Respirometry has become the standard method for measuring the metabolic rate of fishes. Traditionally, respirometry has required the fish to be kept in captivity and tested under controlled conditions; however, many species do not readily...
Respiratory diseases are a major problem in the pig industry worldwide. Due to the impact of these diseases, the early identification of infected herds is essential. Computer vision technology, using RGB (red, green and blue)...
Research in ecology and wildlife biology remains crucial for increasing our knowledge and improving species management and conservation in the midst of the current biodiversity crisis. However, obtaining information on population status often involves invasive...
Salivary immunoglobulin A (sIgA) has been proposed as a potential indicator of welfare for various species, including Asian elephants, and may be related to adrenal cortisol responses. This study aimed to distinguish circadian rhythm effects...
Measuring vital signs is central to medical practice, but they are difficult to monitor in awake laboratory animals. We examined the feasibility of a noninvasive device [Cortrium C3 device] for telemetric assessment of respiration rate...
In the equestrian world, two different types of management can be distinguished: traditional management and natural boarding. The aim of this research was to compare hormonal, hematological and immunological parameters of 47 horses kept in...
Intensive pig management involves in a commercial setting the housing and implementation of certain procedures, such as castration and tail docking, which may be stressful for the animal. Good farming practices include the reduction of...
The present study assessed the diurnal variation in salivary cortisol in captive African elephants during routine management (baseline) and in relation to a potential stressor (translocation) to evaluate to what extent acute stress may affect...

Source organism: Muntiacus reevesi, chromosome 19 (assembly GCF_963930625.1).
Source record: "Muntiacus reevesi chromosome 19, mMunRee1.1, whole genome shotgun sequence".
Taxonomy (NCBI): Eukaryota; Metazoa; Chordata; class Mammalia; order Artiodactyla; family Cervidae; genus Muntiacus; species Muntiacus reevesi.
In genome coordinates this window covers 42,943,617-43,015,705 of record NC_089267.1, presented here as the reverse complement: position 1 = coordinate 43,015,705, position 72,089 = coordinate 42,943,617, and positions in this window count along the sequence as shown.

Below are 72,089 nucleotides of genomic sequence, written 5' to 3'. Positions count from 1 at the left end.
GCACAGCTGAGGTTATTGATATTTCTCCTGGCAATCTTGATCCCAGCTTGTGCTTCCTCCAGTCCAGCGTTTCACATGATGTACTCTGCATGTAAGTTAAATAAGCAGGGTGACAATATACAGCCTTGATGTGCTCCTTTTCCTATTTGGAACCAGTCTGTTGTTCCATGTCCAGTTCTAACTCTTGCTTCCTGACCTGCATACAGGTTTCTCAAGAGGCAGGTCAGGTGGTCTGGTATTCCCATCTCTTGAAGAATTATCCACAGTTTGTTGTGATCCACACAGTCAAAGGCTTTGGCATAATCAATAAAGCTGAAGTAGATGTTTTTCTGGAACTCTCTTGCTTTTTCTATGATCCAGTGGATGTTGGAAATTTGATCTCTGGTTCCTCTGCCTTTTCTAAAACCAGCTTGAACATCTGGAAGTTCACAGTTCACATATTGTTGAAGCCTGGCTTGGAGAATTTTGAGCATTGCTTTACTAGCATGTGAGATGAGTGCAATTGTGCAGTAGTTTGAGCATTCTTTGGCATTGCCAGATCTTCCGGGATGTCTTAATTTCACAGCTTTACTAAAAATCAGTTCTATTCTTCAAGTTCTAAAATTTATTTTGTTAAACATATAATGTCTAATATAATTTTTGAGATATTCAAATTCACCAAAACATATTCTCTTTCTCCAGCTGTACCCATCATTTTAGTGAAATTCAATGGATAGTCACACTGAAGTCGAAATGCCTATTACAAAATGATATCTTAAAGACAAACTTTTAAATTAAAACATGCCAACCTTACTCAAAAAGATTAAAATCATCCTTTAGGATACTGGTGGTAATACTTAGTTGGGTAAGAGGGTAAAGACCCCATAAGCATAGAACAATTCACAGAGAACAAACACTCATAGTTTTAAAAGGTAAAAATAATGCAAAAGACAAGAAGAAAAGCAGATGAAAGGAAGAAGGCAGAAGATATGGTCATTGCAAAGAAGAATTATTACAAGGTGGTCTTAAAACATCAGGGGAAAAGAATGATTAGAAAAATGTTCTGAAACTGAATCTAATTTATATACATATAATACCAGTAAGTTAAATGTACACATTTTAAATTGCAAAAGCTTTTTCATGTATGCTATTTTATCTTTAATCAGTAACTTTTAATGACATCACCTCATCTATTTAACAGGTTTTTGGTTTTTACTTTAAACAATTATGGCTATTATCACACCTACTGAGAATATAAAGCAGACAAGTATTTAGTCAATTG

Assessing and treating cardiovascular disease (or heart disease) is a growing concern for institutions housing great apes, as it is a major cause of mortality in all four taxa managed in human care. As part...
Asian elephant (Elephas maximus) populations, both in the wild and in captivity, have been continually declining over the decades. The present study examined the physiological stress response of captive Asian elephants in relation to body...
Acute stress induces an array of behavioural reactions in horses that vary between individuals. Attempts to relate behavioural patterns and physiological responses have not always given clear-cut results. Here, we measured the changes in a...
The Association of Primate Veterinarians (APV) recognizes that several forms of restraint, including physical and chemical, are necessary for the safe handling of nonhuman primates (NHPs). The following guidelines aim to provide information to researchers...
Stress in teleosts is an increasingly studied topic because of its interaction with growth, reproduction, immune system and ultimately fitness of the animal. Whether it is for evaluating welfare in aquaculture, adaptive capacities in fish...
Infrared thermography (IRT) or thermal imaging is increasingly being used as a non-invasive method to gain information on animals' physiological and emotional state. IRT has the potential to serve as a non-invasive quantitative assessment method...
Elephants experience a number of health issues that can contribute to their well-being and survival. In managed populations, housing conditions and management practices can influence individual health, so potential risk factors associated with morbidity or...